Samuel Longfellow (1819 - 1892), a Unitarian pastor, hymnwriter, and hymnal editor was born today in Portland, Maine, and lived most of his life in New England. He is probably best known for two Unitarian hymnals he edited with his close friend Samuel Johnson: A Book of Hymns for Public and Private Devotion (1844) and Hymns of the Spirit (1864). Both of these collections include several texts by Longfellow and Johnson, as well as poets whose verse had not previously been sung (such as John Greenleaf Whittier) or had not previously appeared in an American collection (such as Nearer, my God, to thee) Most of the material was edited to make it conform to Unitarian belief.
Longfellow and Johnson met as students at Harvard Divinity School and remained friends for the rest of their lives, carrying on a long and affectionate correspondence. When Johnson died in 1882. Longfellow spent the next year writing a memoir of his friend. A biographer of Longfellow's would later describe his friendship with Johnson as the most significant relationship of his life. The exact nature of the relationship remains unclear, but it's possible that Longfellow was thinking about it in a rather sad poem called "Love" (1851), which concludes:
To love, nor ask return,
To accept our solitude,
Not now for others' love to yearn
But only for their good;
To joy if they are crowned,
Though thorns our head entwine,
And in the thought of blessing them
All thought of self resign.
Is this the lament of a man who has decided that his feelings will never be returned in the way he wants? We will probably never know for sure.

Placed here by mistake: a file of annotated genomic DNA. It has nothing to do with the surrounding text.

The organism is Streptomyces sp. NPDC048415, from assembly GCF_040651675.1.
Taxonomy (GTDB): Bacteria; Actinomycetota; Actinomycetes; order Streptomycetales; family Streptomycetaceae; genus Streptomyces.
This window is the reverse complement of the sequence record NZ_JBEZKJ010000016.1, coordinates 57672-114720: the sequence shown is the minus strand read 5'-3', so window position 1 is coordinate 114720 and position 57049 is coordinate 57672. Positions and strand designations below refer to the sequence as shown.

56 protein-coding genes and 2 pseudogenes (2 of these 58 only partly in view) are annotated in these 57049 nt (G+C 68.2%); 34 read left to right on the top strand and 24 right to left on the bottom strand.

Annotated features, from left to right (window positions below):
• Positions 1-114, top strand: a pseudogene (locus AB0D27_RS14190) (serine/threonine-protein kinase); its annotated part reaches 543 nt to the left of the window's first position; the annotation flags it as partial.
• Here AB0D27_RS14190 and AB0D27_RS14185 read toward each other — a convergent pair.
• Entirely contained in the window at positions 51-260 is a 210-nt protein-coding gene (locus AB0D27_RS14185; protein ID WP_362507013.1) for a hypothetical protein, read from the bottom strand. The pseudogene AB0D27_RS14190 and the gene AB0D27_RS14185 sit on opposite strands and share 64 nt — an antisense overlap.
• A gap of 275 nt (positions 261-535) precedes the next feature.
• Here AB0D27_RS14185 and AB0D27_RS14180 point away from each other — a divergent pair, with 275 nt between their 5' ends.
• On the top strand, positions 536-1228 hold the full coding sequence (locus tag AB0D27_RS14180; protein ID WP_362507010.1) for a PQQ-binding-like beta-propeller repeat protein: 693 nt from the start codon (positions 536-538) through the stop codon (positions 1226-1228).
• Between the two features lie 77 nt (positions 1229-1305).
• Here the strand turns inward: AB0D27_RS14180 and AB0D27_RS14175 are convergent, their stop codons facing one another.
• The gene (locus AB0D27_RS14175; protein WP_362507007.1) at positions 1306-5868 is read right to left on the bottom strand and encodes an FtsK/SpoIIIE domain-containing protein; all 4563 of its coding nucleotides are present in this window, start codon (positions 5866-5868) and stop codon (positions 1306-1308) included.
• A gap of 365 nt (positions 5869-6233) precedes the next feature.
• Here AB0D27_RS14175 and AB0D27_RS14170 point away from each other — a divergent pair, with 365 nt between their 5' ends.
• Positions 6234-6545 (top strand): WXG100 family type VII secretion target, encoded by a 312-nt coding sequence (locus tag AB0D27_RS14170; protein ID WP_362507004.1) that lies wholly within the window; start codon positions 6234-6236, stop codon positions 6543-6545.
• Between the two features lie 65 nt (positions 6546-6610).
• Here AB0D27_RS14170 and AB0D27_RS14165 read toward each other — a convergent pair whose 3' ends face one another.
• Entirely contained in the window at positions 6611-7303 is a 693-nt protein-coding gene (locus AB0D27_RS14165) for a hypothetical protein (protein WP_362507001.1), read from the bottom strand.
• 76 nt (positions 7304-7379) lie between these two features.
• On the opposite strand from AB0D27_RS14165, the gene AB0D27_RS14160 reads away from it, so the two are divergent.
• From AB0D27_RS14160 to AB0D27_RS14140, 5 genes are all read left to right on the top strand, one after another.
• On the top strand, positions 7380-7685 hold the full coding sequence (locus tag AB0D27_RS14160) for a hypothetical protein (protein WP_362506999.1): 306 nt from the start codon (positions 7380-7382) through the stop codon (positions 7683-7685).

Today's hymn was written toward the end of Longfellow's life, just a few years before the photograph above (from 1890), and on the occasion of the dedication of the new Cambridge Hospital, in the Massachusetts town where he was then living, and working on a three-volume biography of his brother, the poet Henry Wadsworth Longfellow.
O Lord of life, our saving Health,
Who mak’st thy suffering ones our care;
Our gifts are still our truest wealth,
To serve thee our sincerest prayer.
As on the river’s rising tide
Flow strength and coolness from the sea,
So through the ways our hands provide,
May quickening life flow in from thee;
To heal the wound, to still the pain,
And strength to failing pulses bring,
Till stumbling feet shall leap again,
And silent lips with gladness sing.
Bless thou the gifts our hands have brought!
Bless thou the work our hearts have planned,
Ours is the hope, the will, the thought;
The rest, O God, is in thy hand.
Samuel Longfellow, 1886; alt.
Tune: ELY (L.M.)
Thomas Turton, 1844
The final stanza here has often been taken out of this hymn and used separately in many hymnals as an offertory response, but that actually changes its meaning. In that usage, the text is consecrating the offerings of the people for the work of the church. However, the complete hymn has a different theme and meaning: that we can be healers through the gifts of God, flowing though us. This idea feels quite modern, even though the language is archaic.
Nine Years Ago: Samuel Longfellow
Eight Years Ago: Samuel Longfellow
Six Years Ago: Samuel Longfellow
Four Years Ago: Samuel Longfellow